All those good things should be assessed in context: do the public expenditures and public costs justify them? And if Andrew Alper, the outgoing head of the New York City Economic Development Corporation, is acknowledging that traffic is a problem, then that really must be the consensus.
Costs and benefits
The article continues:
Opponents have been dissed, by Gehry himself, as both Luddites afraid of progress and as middle-class gentrifiers unsympathetic to the need for local jobs.
Again, both those statements deserve rebuttal. It's a battle between different versions of development, not stasis versus progress. And the number of local jobs is quite low compared to the size of the project and the public investment.
New York mag's alternative
The article offers an intriguing alternative:
But there could be a kinder, gentler, Brooklynized version of the titanium town, one which contains all the positive elements of Atlantic Yards but one with a little more of the local and cultural flavor of the BAM Cultural District next door. “We’re an important amenity for these other projects,” says BAM LDC president Jeanne Lutfy.
The tallest building in this scheme would remain the bank tower, now rebranded One Hanson Place, with a Borders bookstore in the landmarked lobby. Three Gehry towers, including a shorter Miss Brooklyn (and one with a better tiara), step down from that height on both sides of Flatbush, for that postcard view with plenty of room for offices and a hotel. Another tower, residential above arts spaces, is built on the BAM LDC’s north site. Beyond this, everything gets lower. No more 300- and 400-foot slabs surrounding a park, but an actual streetfront park, faced by blocks of new townhouses, shorter apartment buildings, and maybe even a school. To make sure Ratner makes his money back, apartment buildings of fifteen to twenty stories could be built opposite the taller structures on Atlantic.
The Nets will still play, but the new neighborhood is not built around a carpetbagger mix of sports bars, back-office white-collar jobs, and condo owners priced out of Manhattan. It is not Gehryville, but more of what people bought in Brooklyn for.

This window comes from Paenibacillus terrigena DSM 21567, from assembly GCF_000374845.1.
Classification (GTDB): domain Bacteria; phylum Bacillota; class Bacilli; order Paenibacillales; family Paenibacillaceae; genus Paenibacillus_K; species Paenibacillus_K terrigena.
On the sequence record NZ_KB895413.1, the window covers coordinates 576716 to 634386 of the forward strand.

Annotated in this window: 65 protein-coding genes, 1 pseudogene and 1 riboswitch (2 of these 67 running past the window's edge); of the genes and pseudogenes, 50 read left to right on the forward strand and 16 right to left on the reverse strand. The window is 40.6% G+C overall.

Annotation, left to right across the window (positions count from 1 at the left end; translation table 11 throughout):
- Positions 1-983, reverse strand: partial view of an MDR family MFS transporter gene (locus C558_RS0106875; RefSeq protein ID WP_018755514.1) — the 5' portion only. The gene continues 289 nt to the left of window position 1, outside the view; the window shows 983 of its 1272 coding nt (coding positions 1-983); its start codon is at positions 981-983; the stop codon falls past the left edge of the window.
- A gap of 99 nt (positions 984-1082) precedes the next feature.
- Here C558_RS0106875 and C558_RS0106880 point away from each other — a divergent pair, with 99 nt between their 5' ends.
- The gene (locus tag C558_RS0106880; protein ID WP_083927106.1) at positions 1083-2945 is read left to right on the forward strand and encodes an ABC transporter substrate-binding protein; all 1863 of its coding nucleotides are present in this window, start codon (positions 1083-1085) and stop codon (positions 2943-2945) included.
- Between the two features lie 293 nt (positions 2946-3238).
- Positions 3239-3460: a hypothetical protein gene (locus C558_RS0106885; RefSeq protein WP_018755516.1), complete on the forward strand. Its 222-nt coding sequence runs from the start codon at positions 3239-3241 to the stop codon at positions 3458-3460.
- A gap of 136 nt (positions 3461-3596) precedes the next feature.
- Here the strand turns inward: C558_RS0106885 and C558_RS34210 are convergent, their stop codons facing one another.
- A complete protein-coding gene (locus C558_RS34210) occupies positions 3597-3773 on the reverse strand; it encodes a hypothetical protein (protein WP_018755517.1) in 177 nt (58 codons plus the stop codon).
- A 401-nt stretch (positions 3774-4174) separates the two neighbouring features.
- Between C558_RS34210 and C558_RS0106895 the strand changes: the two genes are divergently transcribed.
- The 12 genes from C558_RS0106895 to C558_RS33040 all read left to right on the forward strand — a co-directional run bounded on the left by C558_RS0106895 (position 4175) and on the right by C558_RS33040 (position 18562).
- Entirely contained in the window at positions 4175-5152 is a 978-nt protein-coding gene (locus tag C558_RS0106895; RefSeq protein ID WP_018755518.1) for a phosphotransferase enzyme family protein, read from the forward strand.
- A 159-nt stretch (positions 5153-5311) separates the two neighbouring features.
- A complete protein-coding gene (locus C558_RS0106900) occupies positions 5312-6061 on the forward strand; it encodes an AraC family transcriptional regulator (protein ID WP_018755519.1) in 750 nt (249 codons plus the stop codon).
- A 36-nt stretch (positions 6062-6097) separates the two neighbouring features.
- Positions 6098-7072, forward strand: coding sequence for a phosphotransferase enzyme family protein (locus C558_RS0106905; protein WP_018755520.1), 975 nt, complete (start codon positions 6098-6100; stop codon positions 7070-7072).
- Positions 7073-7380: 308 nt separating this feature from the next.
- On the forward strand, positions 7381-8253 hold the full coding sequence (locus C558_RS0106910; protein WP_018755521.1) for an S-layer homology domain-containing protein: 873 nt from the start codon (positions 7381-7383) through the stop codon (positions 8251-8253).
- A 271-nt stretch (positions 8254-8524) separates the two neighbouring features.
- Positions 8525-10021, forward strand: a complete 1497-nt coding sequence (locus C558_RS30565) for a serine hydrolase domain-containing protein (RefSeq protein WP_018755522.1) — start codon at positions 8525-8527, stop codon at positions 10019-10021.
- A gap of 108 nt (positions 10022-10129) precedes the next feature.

Very interesting, but how exactly could it preserve all the "positive elements"? (And what's the justification for eminent domain?) A smaller project would necessarily include fewer residential units, and likely fewer affordable units, and obviously would involve fewer construction jobs. As for making "sure Ratner makes his money back," well, that would require a discussion of the pro forma projections the developer has refused to make public. Could it be that the developer--any developer--could in fact make a good profit on a significantly-reduced project?
The conversation about the appropriate scale for this development--and any development at the railyards--should continue.
A summary description of several buildings, including a projected theater by Gehry and library by Enrique Norten, ends with this description of Atlantic Yards:
When Bruce Ratner announced in 2004 that he had bought the New Jersey Nets, and hired Frank Gehry to build them a new stadium in Brooklyn, it caused some cognitive dissonance. Ratner’s previous Brooklyn developments had been the deserted-feeling MetroTech downtown, and the actively unpleasant Atlantic Center Mall. But this time, he said, he was going to do it right, give Brooklyn a team, give the borough a skyline, bring in the stars. As soon as the neighbors saw the plan—8.2 million square feet, then 9.2, now 8.7 again—with sixteen towers from 180 to 620 feet, the fighting began. Gehry seems almost incidental in this battle about what makes Brooklyn Brooklyn.
Well, it's an arena, not a stadium. But Gehry is hardly incidental. Without a marquee architect, Ratner would have more trouble winning public support for the project. And Gehry has been a selling point in the developer's p.r.
Finally, a segment in the article headlined Air and Sea: How you'll be traveling in a decade or so, describes new roles for river taxis and for trams. The segment is short; no new solution is presented for the intersection at Atlantic and Flatbush.